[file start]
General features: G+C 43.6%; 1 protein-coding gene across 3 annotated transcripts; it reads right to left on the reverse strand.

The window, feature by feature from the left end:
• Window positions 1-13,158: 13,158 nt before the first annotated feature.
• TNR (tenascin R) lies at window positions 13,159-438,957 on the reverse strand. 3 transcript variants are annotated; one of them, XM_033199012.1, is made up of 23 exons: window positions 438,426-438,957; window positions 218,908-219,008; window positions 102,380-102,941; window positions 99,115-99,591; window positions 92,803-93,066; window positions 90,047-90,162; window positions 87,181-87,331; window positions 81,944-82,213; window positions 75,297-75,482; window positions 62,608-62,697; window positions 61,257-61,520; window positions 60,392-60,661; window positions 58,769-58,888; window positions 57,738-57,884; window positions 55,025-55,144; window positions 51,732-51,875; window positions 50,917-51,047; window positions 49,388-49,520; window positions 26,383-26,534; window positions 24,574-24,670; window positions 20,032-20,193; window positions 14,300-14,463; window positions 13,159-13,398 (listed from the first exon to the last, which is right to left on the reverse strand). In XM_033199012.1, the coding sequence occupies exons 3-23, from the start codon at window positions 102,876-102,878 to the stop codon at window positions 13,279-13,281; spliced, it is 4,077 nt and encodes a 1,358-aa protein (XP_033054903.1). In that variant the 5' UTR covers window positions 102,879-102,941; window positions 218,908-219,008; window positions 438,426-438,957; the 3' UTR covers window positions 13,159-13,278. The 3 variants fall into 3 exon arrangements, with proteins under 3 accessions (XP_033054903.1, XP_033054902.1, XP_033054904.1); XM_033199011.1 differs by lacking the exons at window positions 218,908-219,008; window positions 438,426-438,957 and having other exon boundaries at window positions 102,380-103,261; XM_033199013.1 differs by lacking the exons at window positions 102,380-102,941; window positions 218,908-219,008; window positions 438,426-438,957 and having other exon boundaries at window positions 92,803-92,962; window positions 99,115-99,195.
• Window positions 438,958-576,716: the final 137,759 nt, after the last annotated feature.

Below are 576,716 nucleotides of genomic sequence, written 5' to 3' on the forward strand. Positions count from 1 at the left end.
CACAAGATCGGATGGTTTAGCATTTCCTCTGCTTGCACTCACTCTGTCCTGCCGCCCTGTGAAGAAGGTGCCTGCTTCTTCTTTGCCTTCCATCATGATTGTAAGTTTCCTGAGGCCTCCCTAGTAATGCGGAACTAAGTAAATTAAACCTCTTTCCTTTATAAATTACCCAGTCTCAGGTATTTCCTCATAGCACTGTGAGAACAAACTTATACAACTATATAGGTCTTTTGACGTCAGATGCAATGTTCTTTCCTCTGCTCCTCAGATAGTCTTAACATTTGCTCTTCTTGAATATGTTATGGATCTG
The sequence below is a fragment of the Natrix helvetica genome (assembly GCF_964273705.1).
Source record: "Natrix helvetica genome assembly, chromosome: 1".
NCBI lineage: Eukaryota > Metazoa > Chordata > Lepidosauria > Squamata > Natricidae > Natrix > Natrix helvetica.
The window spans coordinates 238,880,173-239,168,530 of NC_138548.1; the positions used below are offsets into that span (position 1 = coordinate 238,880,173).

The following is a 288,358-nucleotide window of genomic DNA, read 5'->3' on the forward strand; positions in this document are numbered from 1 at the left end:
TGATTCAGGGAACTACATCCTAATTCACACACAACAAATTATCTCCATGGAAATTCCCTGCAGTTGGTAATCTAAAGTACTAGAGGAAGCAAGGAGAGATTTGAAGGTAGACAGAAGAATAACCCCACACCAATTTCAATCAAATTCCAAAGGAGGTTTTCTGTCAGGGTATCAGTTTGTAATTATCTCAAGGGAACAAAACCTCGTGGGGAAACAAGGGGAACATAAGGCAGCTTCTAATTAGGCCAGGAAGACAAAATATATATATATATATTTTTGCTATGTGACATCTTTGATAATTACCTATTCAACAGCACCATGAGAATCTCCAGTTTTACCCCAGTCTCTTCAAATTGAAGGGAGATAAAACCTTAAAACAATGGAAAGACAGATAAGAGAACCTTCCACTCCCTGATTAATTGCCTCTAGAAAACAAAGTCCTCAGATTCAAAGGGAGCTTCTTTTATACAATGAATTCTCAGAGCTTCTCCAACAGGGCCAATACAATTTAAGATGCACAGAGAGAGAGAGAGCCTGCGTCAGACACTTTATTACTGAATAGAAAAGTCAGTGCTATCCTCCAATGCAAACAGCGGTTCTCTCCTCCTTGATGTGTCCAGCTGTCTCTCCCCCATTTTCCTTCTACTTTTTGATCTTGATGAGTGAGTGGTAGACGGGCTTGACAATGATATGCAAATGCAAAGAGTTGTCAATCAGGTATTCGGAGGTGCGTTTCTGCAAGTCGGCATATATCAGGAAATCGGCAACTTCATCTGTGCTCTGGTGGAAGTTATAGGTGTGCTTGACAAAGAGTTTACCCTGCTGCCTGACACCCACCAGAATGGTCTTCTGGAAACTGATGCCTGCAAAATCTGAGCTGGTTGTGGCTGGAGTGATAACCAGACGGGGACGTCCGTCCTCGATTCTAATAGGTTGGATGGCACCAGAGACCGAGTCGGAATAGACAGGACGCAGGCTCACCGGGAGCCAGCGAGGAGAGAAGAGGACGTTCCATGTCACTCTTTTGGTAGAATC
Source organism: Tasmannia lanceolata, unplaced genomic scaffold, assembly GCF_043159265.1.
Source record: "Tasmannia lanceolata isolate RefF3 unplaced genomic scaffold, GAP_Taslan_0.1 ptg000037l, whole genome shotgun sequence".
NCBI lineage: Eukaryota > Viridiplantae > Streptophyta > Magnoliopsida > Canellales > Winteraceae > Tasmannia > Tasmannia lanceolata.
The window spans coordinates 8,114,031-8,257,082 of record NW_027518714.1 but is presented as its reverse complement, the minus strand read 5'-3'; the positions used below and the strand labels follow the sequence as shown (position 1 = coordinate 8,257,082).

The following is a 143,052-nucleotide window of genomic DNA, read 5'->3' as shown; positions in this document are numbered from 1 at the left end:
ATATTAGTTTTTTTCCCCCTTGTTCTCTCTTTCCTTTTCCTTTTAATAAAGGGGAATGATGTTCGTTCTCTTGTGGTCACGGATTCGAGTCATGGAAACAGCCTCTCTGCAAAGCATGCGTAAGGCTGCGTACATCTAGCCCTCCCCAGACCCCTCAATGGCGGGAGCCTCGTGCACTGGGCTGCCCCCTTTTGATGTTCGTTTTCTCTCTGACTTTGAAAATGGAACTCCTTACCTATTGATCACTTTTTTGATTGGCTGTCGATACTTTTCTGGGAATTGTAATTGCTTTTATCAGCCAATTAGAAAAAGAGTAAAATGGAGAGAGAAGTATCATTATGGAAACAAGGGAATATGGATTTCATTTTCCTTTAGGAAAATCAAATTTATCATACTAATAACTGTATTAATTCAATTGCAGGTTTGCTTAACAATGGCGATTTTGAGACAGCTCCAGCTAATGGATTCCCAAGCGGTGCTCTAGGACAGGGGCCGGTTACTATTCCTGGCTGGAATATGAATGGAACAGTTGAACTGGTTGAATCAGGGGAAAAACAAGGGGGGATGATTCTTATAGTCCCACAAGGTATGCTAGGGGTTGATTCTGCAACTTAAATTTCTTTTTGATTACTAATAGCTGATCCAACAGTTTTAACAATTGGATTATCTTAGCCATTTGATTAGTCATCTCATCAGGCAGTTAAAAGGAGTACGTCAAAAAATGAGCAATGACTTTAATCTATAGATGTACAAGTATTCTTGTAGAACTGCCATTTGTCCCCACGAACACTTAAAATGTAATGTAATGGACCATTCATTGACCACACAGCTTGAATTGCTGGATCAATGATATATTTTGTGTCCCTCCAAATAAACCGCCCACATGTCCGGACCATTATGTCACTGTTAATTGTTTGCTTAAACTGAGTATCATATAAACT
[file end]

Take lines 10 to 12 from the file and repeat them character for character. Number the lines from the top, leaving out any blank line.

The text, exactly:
NCBI lineage: Eukaryota > Metazoa > Chordata > Lepidosauria > Squamata > Natricidae > Natrix > Natrix helvetica.
The window spans coordinates 238,880,173-239,168,530 of NC_138548.1; the positions used below are offsets into that span (position 1 = coordinate 238,880,173).

The following is a 288,358-nucleotide window of genomic DNA, read 5'->3' on the forward strand; positions in this document are numbered from 1 at the left end: